EMIS ReportDesign-Prelim 2020sep11 - Page 20




in-house review of EMIS analysis and reporting
to identify issues, implementing a management
process for taking action to correct issues, and using
the EMIS to document energy and/or cost savings
LESS COMMON MBCx ACTIVITIES: Staff or

occupant recognition for energy savings efforts,
and an EMIS training program for in-house staff to
maintain ongoing energy management processes
While the data inputs to EMIS are generally
a combination of 15-minute and hourly data,
EMIS outputs can be reviewed by staff as varying
frequencies based on need. Figure 6 shows that FDD
users most commonly review the outputs weekly,
whereas EIS users most commonly review outputs
monthly or daily. The EIS was often used both to
conduct daily electric load analysis and to prepare for
monthly energy team meetings and reports.
While a review frequency of daily or weekly is
desirable to benefit from the real-time results of
analytics, constraints on operations and maintenance
(O&M) staff time may lead to monthly review, either
in-house or through an MBCx service provider. Since
notification of emergency-type faults are generally
available through the BAS directly (e.g., a chiller is
off-line), the issues found through an FDD may not
be urgent from a safety and comfort perspective. The
FDD software can assess the severity of the faults
and determine how long they have occurred, so that
responses can be prioritized for whatever frequency of
action is desired.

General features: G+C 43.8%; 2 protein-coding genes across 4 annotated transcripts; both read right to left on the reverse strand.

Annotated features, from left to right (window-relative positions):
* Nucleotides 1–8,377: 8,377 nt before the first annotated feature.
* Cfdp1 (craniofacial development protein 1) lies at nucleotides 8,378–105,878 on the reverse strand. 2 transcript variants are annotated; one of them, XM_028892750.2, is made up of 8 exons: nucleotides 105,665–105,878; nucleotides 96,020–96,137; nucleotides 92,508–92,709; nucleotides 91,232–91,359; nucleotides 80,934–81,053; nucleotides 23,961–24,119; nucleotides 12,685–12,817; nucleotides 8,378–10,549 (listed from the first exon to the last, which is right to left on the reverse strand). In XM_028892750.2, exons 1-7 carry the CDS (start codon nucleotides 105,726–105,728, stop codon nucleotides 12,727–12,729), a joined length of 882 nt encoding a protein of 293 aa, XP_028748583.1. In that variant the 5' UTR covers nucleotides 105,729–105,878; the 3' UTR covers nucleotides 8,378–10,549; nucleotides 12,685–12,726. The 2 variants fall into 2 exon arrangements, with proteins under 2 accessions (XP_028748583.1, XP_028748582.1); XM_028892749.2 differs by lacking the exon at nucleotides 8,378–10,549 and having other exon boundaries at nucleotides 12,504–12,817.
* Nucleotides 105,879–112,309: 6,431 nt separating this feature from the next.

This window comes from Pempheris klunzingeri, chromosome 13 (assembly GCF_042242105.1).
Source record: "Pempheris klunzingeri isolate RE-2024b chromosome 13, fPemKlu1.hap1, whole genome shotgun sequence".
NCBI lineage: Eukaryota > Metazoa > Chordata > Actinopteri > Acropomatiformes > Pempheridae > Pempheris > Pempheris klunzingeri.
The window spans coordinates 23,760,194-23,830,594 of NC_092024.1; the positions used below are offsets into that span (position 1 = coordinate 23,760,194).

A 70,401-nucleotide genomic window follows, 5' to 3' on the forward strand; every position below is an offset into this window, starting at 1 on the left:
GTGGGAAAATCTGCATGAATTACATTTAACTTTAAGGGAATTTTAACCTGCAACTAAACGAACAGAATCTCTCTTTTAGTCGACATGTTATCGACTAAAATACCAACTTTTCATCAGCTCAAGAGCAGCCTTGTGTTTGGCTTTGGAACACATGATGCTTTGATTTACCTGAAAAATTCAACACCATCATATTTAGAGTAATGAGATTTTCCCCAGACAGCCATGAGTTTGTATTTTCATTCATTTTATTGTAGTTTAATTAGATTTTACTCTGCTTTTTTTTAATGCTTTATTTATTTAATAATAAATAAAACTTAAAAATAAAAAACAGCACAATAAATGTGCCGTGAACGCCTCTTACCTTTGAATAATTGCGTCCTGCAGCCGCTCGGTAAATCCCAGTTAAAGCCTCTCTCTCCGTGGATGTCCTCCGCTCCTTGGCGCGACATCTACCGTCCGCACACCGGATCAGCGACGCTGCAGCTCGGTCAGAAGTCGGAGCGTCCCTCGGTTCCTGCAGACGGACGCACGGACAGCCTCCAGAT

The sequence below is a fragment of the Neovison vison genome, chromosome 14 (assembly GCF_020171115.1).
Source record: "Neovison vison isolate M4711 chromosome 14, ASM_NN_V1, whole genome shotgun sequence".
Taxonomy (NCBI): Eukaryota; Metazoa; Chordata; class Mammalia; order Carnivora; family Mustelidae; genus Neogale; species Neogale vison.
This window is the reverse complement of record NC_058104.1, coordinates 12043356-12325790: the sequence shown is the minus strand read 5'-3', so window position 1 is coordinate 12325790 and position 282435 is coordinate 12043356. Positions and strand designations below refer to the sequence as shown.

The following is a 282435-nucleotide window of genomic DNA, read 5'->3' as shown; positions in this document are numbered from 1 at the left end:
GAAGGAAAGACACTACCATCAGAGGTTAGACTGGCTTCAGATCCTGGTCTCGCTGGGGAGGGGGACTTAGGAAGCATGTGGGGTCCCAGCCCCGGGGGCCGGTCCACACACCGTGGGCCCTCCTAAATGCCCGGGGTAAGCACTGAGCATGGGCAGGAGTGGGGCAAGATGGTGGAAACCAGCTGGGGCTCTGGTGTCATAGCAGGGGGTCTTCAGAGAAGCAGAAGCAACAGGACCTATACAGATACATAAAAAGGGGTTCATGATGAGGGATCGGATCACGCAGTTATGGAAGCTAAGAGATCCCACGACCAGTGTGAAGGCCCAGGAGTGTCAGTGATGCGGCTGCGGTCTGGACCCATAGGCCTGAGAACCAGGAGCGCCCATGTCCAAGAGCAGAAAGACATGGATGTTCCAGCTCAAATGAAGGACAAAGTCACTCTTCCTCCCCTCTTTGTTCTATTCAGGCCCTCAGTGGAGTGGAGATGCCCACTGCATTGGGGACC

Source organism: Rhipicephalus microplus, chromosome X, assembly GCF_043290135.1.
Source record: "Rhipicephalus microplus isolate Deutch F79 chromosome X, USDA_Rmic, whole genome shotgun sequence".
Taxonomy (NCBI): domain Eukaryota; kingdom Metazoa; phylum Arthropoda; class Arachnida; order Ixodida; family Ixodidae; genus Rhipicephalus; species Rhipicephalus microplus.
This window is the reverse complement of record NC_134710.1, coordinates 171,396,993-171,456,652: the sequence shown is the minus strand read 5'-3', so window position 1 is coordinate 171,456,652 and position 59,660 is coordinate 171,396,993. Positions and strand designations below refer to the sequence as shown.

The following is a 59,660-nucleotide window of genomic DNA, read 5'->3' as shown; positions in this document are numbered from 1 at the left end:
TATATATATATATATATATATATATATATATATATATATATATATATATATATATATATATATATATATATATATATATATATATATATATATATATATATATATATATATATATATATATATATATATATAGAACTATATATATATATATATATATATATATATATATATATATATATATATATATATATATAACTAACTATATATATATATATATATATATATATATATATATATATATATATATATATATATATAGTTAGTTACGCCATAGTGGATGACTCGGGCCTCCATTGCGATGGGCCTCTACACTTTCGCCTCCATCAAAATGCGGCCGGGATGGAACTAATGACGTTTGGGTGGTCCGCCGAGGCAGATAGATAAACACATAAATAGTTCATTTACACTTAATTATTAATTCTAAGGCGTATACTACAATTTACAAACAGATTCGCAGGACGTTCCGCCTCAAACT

3. FINDINGS
3. SMART ENERGY ANALYTICS CAMPAIGN RESULTS
FIGURE 6: Frequency of EMIS review by
EMIS type
(n = 61)
EIS
FDD
25
Number of Participants
ASO is not yet prevalent in the market generally, and
was implemented by only two Campaign participants,
and they also had EIS and/or FDD installed. We do not
report costs or savings for ASO since there are only
two data points.
EIS functionality was most utilized by energy
managers. Organizations with both FDD and EIS
tended to focus on the FDD functionality due to
the detailed recommendations provided. The FDD
implementations that integrated meter data analytics
were categorized as EIS + FDD in Figure 5 (previous
page). However, since the software applications were
primarily FDD solutions, we have combined the FDD
and EIS + FDD categories for the cost and savings
analysis in the remainder of this report. Campaign
participants implemented products from 40 different
EMIS vendors, which points to the breadth of product
type covered by this study.
Most organizations needed fewer than six months
to install and configure their
Participants
EMIS. A few organizations
implemented
experienced significant challenges
products from
getting meters connected and
communicating, with multiple
40 different
years required to get all the issues
EMIS software
resolved and the EMIS in use.
providers
For example, a large campus
may be integrating meters and sub-meters for multiple
fuels (electric, natural gas, chilled water, hot water,
steam), with many different meter vendors and
vintages across the campus.
The use of data and software in combination with
an overarching defined energy management process
is critical in realizing the value of EMIS. Almost all
organizations had an energy management team
mostly made up of facility engineers or technicians
and energy managers. The energy managers tended
to lead the analysis process, sometimes supported
by a consultant or service contractor. Just over half
the organizations contracted with a service provider to
support their use of EMIS, and more than half of the
energy management teams used a formalized MBCx
process that included continuous analysis (rather than
periodic review).
The participating organizations that implemented
MBCx provided information on their scope of activities:
FDD
EIS
20
15
10
5
0
COMMON MBCX ACTIVITIES: Commissioning
the EMIS to verify data accuracy and configuration,
Berkeley Lab | Proving the Business Case for Building Analytics
7
8
Daily
16
10
9
3
Monthly
Quarterly
5
Weekly
3
EMIS Review Frequency
18





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